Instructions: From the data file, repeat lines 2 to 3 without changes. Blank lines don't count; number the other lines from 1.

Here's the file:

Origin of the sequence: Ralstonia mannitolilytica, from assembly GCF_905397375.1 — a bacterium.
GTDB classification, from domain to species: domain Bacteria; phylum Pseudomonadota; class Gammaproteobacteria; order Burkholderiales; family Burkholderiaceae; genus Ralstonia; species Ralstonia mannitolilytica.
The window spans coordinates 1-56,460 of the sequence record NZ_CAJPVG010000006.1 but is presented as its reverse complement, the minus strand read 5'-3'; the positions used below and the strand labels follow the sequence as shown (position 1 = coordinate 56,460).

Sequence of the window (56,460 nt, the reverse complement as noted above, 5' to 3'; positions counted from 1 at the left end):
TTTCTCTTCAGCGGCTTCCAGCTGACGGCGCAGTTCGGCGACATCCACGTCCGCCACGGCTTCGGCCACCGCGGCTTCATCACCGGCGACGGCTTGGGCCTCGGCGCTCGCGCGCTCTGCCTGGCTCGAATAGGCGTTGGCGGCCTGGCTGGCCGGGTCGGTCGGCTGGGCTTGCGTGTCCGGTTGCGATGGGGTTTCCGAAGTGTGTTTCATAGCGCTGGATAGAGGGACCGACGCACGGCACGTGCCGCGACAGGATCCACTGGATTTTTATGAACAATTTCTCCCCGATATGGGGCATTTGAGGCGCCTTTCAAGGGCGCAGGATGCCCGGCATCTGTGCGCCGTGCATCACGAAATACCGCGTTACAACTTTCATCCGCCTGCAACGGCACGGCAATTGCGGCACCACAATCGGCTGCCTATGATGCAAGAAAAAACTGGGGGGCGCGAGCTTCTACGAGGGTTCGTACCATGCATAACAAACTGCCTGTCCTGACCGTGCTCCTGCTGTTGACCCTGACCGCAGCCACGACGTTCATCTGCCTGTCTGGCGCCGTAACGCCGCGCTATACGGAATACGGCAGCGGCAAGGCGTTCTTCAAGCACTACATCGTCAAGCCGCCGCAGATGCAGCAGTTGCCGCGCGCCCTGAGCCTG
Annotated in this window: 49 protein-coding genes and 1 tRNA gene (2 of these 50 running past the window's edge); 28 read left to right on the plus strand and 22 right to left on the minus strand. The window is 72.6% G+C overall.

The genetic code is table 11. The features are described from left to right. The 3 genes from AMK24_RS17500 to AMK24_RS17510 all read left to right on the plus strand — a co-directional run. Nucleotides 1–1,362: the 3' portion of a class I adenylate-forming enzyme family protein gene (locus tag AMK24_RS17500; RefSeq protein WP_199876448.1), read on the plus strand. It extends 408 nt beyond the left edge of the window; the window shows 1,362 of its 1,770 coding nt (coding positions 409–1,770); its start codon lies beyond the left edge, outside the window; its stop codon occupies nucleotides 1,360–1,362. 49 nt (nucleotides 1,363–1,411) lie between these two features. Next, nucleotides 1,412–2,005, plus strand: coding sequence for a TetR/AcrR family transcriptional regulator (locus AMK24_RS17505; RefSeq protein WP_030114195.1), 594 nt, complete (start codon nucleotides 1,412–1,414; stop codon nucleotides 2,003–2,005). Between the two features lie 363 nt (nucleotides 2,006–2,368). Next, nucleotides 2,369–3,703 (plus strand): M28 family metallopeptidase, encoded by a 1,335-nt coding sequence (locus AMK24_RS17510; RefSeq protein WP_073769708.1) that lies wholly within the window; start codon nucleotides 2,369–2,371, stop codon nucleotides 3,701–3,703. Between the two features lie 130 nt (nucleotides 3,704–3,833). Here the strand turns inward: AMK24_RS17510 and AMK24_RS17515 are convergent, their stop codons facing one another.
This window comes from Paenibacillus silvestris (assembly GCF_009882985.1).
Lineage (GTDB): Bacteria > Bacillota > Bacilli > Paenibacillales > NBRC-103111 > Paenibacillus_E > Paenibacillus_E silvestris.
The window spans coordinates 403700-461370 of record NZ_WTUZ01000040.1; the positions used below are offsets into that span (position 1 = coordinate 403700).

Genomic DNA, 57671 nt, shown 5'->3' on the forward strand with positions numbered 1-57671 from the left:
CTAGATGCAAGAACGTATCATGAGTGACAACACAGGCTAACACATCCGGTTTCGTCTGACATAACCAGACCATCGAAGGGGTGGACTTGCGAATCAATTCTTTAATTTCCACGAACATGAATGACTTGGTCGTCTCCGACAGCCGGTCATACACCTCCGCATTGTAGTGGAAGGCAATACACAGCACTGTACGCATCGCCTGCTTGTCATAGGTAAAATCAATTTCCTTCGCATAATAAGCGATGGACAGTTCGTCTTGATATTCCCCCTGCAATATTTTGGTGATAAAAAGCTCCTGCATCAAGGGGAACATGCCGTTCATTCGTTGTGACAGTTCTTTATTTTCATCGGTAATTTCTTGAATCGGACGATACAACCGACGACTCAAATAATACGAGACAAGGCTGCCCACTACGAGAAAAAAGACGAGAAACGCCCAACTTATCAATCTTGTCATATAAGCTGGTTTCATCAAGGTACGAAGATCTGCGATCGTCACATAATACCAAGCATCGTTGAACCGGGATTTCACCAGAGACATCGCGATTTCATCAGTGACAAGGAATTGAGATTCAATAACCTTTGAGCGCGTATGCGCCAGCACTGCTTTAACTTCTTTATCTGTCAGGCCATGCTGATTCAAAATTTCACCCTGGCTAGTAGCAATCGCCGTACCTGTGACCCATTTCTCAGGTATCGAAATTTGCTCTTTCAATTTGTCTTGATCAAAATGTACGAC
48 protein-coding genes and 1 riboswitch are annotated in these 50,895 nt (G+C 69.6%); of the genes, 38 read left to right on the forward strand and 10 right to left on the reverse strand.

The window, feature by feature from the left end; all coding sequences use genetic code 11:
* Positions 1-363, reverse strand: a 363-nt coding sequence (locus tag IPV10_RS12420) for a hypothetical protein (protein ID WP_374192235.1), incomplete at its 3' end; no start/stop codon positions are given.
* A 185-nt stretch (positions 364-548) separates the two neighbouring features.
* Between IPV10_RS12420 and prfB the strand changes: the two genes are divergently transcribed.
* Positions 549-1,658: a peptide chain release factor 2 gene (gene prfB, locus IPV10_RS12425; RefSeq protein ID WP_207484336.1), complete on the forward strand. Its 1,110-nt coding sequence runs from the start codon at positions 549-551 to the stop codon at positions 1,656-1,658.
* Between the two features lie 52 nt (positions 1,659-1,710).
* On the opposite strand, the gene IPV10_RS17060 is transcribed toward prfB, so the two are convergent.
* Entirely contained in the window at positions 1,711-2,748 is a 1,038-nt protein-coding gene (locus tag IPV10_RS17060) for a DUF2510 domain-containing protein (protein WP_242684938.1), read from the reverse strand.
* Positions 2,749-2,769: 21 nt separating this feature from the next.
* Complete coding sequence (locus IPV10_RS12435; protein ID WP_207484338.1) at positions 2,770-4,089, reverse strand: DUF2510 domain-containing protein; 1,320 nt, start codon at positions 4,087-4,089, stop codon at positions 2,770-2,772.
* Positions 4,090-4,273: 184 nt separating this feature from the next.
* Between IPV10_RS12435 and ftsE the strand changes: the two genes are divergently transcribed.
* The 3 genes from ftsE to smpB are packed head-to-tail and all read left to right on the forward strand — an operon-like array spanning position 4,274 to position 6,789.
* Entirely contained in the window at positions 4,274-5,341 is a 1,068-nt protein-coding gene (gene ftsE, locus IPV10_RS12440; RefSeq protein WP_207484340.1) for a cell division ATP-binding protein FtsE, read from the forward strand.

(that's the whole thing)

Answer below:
GTDB classification, from domain to species: domain Bacteria; phylum Pseudomonadota; class Gammaproteobacteria; order Burkholderiales; family Burkholderiaceae; genus Ralstonia; species Ralstonia mannitolilytica.
The window spans coordinates 1-56,460 of the sequence record NZ_CAJPVG010000006.1 but is presented as its reverse complement, the minus strand read 5'-3'; the positions used below and the strand labels follow the sequence as shown (position 1 = coordinate 56,460).